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Is anyone growing tobacco?  RSS feed

 
J Hampshire
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It's always nice to share things with visitors. Of course, with any sort of small holding or homestead, most of the time it's food-based. Besides folk art, what else could I share with people at our future site? Upon reflection of my enjoyment for a fine cigar I began researching growing one's own tobacco.

Upon a quick search, tobacco is a lot more "growable" than I previously anticipated. There are even websites with organic seeds, etc. Has anyone gone down this road? I feel like it would be an incredible value-added crop. I don't drink or drug, but a sharing hand-rolled cigars in my community or with visitors, I feel would give quite a sense of pride. Granted, rolling cigars is a centuries-old artisan endeavor. But it's the principle, the attempt of it. Even if they looked and smoked like crap, you would still be enjoying your own organic leaves. Heck, why not build a peace pipe and smoke your harvest with a helpful neighbor? Also if anyone has experimented, are there any pitfalls or major negative aspects of growing it (does it attract bad stuff/hurt other plants, etc) that I'm not making myself aware of?

Discuss.
 
Cj Sloane
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Location: Vermont, off grid for 24 years!
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I have grown tobacco in the past. Processing is a bit of a chore and since I don't smoke I didn't get very far doing this for my husband. It is a handy plant for other uses like insecticides/good for chicken coops.

It's a heavy feeder but a dramatic looking plant.
 
Peter Hartman
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Location: springfield, MO
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I am growing it. I tried 1 plant last year, I started it late and found that it was a heavy feeder. I have added some organic Fertilizer this year and they are super happy. Last year my one decent plant got hit by an intense early frost. I hope to have better luck this year. I don't smoke much, maybe a few times a year but I thought it would be fun to have some that I grew. I also made a pipe from a lightning struck tree on my neighbors property. So this will be a very local experience for me.

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J Hampshire
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Peter Hartman wrote:I am growing it. I tried 1 plant last year...


Peter; That's what I'm talkin'bout! Those look incredible. Are you more or less winging it/online research, or do you have any texts that you would recommend? Please, please keep me posted on the progress of your crop. Furthermore, that's a damn fine pipe. So amazing what one can accomplish with a little know how and some time. The complete process. Well done.
 
Peter Hartman
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Location: springfield, MO
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Yep pretty much just winging it. The best resources I have found:

http://digital.library.unt.edu/ark:/67531/metadc85737/m1/6/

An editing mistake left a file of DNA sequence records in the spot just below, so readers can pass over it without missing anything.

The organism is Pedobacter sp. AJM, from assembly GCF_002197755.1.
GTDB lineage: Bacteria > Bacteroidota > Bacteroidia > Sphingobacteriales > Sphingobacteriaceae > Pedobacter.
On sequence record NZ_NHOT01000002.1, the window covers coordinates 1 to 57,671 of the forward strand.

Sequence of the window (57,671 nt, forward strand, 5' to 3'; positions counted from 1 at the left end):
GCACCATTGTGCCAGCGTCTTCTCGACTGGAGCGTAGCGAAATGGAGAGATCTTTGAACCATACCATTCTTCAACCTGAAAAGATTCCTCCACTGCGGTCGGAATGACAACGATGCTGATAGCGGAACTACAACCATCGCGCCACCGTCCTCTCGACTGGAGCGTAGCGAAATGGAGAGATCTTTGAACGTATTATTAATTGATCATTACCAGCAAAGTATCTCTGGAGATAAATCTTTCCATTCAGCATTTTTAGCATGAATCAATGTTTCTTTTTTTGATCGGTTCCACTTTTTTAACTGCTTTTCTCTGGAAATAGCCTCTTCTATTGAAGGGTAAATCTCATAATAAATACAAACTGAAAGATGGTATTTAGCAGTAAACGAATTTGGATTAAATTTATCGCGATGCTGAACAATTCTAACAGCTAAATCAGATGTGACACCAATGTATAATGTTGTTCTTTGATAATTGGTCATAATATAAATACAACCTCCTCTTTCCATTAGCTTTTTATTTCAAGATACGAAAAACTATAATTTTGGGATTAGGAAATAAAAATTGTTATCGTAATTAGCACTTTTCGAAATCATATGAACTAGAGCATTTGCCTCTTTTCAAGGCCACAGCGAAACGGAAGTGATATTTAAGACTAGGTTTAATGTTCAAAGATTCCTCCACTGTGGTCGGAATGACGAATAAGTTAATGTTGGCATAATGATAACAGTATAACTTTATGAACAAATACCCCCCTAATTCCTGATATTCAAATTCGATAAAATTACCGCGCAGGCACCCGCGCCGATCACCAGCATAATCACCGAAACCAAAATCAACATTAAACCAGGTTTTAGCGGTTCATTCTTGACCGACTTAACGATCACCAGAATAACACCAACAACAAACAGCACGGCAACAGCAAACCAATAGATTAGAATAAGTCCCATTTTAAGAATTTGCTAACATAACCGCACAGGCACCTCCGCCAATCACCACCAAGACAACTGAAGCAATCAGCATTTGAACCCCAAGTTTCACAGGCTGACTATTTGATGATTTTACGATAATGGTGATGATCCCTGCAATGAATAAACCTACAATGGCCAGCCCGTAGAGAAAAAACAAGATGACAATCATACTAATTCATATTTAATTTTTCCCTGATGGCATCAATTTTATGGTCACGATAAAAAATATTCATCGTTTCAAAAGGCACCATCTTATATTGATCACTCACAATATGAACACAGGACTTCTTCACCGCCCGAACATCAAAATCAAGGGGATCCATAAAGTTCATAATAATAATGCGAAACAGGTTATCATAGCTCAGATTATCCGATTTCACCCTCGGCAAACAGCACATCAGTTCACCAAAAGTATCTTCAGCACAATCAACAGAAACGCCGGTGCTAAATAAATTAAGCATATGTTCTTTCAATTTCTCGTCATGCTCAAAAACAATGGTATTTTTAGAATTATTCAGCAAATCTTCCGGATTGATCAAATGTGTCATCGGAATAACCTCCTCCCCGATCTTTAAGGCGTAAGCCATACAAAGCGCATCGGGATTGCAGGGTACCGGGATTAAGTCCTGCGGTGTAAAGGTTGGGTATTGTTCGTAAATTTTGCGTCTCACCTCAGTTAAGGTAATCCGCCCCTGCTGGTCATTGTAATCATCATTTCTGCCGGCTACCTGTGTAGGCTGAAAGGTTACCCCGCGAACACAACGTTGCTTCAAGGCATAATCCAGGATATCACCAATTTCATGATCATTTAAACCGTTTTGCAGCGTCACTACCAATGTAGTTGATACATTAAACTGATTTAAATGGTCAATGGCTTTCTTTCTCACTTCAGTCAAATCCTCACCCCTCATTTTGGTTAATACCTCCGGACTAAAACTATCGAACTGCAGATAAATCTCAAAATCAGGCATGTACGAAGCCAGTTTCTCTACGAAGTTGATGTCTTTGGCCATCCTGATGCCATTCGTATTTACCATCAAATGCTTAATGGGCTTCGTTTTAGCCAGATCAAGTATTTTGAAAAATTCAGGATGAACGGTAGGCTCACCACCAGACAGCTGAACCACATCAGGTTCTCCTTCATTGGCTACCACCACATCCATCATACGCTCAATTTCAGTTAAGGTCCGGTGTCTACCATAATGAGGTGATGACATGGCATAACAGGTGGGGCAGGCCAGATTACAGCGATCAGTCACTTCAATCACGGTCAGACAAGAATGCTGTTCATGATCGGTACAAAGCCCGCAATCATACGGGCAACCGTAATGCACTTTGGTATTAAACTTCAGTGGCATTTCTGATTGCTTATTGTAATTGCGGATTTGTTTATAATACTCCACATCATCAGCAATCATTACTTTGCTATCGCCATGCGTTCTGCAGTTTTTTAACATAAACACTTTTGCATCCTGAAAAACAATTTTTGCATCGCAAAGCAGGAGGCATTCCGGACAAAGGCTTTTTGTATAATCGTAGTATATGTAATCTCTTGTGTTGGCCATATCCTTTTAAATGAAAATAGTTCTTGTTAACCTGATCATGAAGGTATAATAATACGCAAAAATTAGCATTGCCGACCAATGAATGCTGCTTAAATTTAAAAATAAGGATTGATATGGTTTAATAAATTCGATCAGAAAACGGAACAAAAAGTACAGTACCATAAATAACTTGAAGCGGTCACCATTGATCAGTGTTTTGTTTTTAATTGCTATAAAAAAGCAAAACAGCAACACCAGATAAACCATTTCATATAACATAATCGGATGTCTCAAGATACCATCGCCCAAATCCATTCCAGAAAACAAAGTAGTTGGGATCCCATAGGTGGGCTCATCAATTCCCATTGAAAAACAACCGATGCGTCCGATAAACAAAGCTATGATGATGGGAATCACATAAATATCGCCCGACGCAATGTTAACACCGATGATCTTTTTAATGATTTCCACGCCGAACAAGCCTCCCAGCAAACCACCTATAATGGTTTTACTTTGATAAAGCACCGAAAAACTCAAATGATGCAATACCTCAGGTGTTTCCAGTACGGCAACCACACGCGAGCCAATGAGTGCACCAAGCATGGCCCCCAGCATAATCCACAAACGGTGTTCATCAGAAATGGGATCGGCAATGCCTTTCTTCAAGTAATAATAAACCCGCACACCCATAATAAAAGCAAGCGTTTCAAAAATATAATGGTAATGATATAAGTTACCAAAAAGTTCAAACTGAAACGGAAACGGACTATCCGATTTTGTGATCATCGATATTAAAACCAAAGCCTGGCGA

http://www.howtogrowtobacco.com/forum/index.php?sid=f0b855d3172c8f1aa93393f4e1e2247c

I think the hardest part is the cure so we will see when I get to that point.
 
Joseph Lofthouse
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Location: Cache Valley, zone 4b, Irrigated, 9" rain in badlands.
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I grow a small amount of tobacco. I don't use it. I just want to have genetics that thrive here in case I ever want to grow a real crop. I gifted a plant to the local medicine woman, and a shaman, and to an Indian for ceremonies. My climate is way too dry to be "fermenting" tobacco, or to be using leaves to roll cigars, so I just end up with flakes. The leaves are waxy and take a long time to dry... There might be a sweet spot in the drying process where rolling would be feasible. I suppose that I'll never know. That's not my thing.

I've grown 3 no-id varieties. One was unsuited to my conditions. Two originally did OK, but I had to select for vigorous growth and shorter season. Some of the plants were just starting to flower when my fall frosts arrived. At my place they don't have problems with pests or disease. I start them in a pot in the greenhouse, prick them out into individual pots, and then transplant into the garden. I harvest either individual leaves, or whole plants. The individual leaves dry down better, but whole plants seem more suitable for ceremonial gifts.

I collect seed pods at about the time they start to turn brown, and dry them in the shed. If I leave them too long in the field they open and spew seeds around. After drying I crush them and pour through a sieve which separates the very tiny seeds from the chaff and stems. Final cleanup consists of winnowing.

Tobacco plants are strikingly ornamental:


Drying whole plants in the shed:
 
J Hampshire
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Joseph Lofthouse wrote:Tobacco plants are strikingly ornamental


Wow! See now there's something I didn't even realize as a fringe benefit. To have a few plants as a conversation piece when strolling through the homestead would be fantastic. Seeing an otherwise "foreign" plant in the ground right in front you, is so powerful. When people think tobacco they think cigarettes or cigars, for the most part. At least, here in the northeast. It is of course a part of the larger system. I'm excited to learn more about it's potential benefits; If even just from a soil food web perspective.
 
I agree. Here's the link: http://stoves2.com
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